Contemporary Haitian Art Hits Upper East Side
By Kiratiana Freelon on February 15, 2013 8:17am
UPPER EAST SIDE — Some are self taught. Others, extensively schooled. Some use traditional tools. Others, glitter.
The works of some of Haiti's top contemporary artists — who come from a variety of backgrounds and employ many forms of media — are now on display at the Stonehenge-Luce Non-Profit Annex, located 1159 Second Ave.
The 52 works — all up for sale — will stay on display until Feb. 18 and can be viewed from 9:30 a.m. until 7:30 p.m., said Raynald Leconte, CEO of the Haitian Cultural Foundation and the show's co-organizer.
Some of the pop-up exhibition's highlights include Frantz Zephirin, a painter whose work appeared on a New Yorker cover, Leconte said.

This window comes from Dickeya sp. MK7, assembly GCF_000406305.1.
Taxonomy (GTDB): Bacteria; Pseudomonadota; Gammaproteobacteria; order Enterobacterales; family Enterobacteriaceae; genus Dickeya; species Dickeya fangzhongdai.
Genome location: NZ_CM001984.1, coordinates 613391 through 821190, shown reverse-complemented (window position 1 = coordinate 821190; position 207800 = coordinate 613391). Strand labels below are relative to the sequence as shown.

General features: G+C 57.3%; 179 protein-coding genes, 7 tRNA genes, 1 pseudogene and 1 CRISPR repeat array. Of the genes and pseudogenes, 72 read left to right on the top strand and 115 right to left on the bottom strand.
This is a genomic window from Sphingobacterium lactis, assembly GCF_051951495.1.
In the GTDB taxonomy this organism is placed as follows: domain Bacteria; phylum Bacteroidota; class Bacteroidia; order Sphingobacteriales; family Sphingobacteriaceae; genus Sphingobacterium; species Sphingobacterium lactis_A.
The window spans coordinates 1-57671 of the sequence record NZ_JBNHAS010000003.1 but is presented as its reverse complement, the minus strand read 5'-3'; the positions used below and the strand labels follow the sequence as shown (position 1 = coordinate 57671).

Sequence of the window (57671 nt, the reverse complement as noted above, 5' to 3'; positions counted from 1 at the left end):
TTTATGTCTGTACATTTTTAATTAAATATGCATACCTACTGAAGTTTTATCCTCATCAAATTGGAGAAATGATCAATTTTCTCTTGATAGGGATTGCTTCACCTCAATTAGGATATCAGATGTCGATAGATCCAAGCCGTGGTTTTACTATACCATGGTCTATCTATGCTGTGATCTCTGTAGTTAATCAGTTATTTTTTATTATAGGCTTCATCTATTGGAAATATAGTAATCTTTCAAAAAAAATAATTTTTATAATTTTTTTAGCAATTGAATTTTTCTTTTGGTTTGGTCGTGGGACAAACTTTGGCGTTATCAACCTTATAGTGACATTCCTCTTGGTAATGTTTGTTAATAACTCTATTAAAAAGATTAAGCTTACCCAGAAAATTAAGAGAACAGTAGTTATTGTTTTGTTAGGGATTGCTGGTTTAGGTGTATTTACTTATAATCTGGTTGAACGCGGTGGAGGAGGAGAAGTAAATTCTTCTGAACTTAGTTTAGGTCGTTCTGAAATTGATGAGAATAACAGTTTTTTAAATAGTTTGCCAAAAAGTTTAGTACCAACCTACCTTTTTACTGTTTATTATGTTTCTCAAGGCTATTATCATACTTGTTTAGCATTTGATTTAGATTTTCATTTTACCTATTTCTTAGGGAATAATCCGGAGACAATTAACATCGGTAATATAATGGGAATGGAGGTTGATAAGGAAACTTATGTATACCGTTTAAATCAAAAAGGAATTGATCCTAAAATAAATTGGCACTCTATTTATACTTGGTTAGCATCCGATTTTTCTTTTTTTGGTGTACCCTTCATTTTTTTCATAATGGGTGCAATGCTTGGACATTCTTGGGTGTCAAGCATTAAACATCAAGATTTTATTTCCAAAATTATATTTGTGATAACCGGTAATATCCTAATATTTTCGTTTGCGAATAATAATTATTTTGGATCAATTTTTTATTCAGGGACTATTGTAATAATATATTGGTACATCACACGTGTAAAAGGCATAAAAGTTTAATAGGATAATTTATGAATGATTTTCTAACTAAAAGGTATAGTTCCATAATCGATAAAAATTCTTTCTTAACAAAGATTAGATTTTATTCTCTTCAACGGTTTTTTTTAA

"He's one of the top-selling artists in Haiti," Leconte said. "He's very spiritual. He's very effusive, very jovial, very bright."
Mario Benjamin, another artist with three works on display at the space, is one of the most in-demand contemporary-style Haitian artists, Leconte said.
"He creates work based upon what he feels," he added. "You see these faces that have different levels."
One painter even uses beads and glitter in his work, alongside paper and fabric, Leconte said.
Several prominent flagmakers also have works included in the showcase.
"In Haiti, flags are used because they are elements of spiritualism, of the energy of the island," the co-orgainzer explained.
For Leconte, the point of the exhibition is to foster an understanding of Haiti's aesthetic history.
"The show really talks about the national treasures of Haiti, and they're not to be forgotten. These artists are not Haitian firsts — they are artists first," he said.
"It represents a segment of society in Haiti that is very creative that continues to make beautiful work. I think people need to start collecting again Haitian art — not because it's charity, because it's art. We're not looking for handouts."